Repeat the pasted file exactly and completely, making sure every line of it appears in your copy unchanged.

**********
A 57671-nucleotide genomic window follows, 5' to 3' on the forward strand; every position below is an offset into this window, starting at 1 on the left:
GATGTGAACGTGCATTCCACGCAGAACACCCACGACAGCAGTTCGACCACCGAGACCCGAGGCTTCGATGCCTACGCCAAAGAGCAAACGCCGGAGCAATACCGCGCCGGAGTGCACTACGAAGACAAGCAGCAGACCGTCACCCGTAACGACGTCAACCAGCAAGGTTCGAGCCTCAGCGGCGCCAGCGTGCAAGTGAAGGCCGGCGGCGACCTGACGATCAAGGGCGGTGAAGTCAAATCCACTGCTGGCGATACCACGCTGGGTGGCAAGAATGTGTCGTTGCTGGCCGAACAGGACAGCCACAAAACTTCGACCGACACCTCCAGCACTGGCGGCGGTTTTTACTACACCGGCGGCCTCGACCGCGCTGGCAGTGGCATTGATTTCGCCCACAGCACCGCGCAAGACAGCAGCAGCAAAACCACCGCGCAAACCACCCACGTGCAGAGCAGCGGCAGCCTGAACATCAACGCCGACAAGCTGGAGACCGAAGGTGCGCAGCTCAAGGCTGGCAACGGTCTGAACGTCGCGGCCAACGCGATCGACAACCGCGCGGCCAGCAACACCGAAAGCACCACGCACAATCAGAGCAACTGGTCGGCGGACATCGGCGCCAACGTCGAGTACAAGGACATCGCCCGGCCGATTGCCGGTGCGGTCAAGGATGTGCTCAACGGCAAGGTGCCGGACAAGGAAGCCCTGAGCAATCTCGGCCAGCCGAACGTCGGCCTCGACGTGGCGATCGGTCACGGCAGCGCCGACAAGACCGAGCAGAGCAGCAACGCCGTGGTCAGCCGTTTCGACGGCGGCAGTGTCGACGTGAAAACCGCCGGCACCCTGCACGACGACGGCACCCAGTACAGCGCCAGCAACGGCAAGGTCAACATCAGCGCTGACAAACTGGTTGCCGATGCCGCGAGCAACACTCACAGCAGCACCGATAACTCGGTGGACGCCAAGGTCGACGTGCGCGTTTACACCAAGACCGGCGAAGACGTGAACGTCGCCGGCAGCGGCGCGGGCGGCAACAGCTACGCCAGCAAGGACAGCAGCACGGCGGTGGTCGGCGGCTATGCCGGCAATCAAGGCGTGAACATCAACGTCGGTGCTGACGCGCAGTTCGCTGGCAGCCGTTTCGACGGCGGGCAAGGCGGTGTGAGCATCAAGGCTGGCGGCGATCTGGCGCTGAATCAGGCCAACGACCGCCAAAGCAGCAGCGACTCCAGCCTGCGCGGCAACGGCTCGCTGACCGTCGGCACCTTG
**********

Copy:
A 57671-nucleotide genomic window follows, 5' to 3' on the forward strand; every position below is an offset into this window, starting at 1 on the left:
GATGTGAACGTGCATTCCACGCAGAACACCCACGACAGCAGTTCGACCACCGAGACCCGAGGCTTCGATGCCTACGCCAAAGAGCAAACGCCGGAGCAATACCGCGCCGGAGTGCACTACGAAGACAAGCAGCAGACCGTCACCCGTAACGACGTCAACCAGCAAGGTTCGAGCCTCAGCGGCGCCAGCGTGCAAGTGAAGGCCGGCGGCGACCTGACGATCAAGGGCGGTGAAGTCAAATCCACTGCTGGCGATACCACGCTGGGTGGCAAGAATGTGTCGTTGCTGGCCGAACAGGACAGCCACAAAACTTCGACCGACACCTCCAGCACTGGCGGCGGTTTTTACTACACCGGCGGCCTCGACCGCGCTGGCAGTGGCATTGATTTCGCCCACAGCACCGCGCAAGACAGCAGCAGCAAAACCACCGCGCAAACCACCCACGTGCAGAGCAGCGGCAGCCTGAACATCAACGCCGACAAGCTGGAGACCGAAGGTGCGCAGCTCAAGGCTGGCAACGGTCTGAACGTCGCGGCCAACGCGATCGACAACCGCGCGGCCAGCAACACCGAAAGCACCACGCACAATCAGAGCAACTGGTCGGCGGACATCGGCGCCAACGTCGAGTACAAGGACATCGCCCGGCCGATTGCCGGTGCGGTCAAGGATGTGCTCAACGGCAAGGTGCCGGACAAGGAAGCCCTGAGCAATCTCGGCCAGCCGAACGTCGGCCTCGACGTGGCGATCGGTCACGGCAGCGCCGACAAGACCGAGCAGAGCAGCAACGCCGTGGTCAGCCGTTTCGACGGCGGCAGTGTCGACGTGAAAACCGCCGGCACCCTGCACGACGACGGCACCCAGTACAGCGCCAGCAACGGCAAGGTCAACATCAGCGCTGACAAACTGGTTGCCGATGCCGCGAGCAACACTCACAGCAGCACCGATAACTCGGTGGACGCCAAGGTCGACGTGCGCGTTTACACCAAGACCGGCGAAGACGTGAACGTCGCCGGCAGCGGCGCGGGCGGCAACAGCTACGCCAGCAAGGACAGCAGCACGGCGGTGGTCGGCGGCTATGCCGGCAATCAAGGCGTGAACATCAACGTCGGTGCTGACGCGCAGTTCGCTGGCAGCCGTTTCGACGGCGGGCAAGGCGGTGTGAGCATCAAGGCTGGCGGCGATCTGGCGCTGAATCAGGCCAACGACCGCCAAAGCAGCAGCGACTCCAGCCTGCGCGGCAACGGCTCGCTGACCGTCGGCACCTTG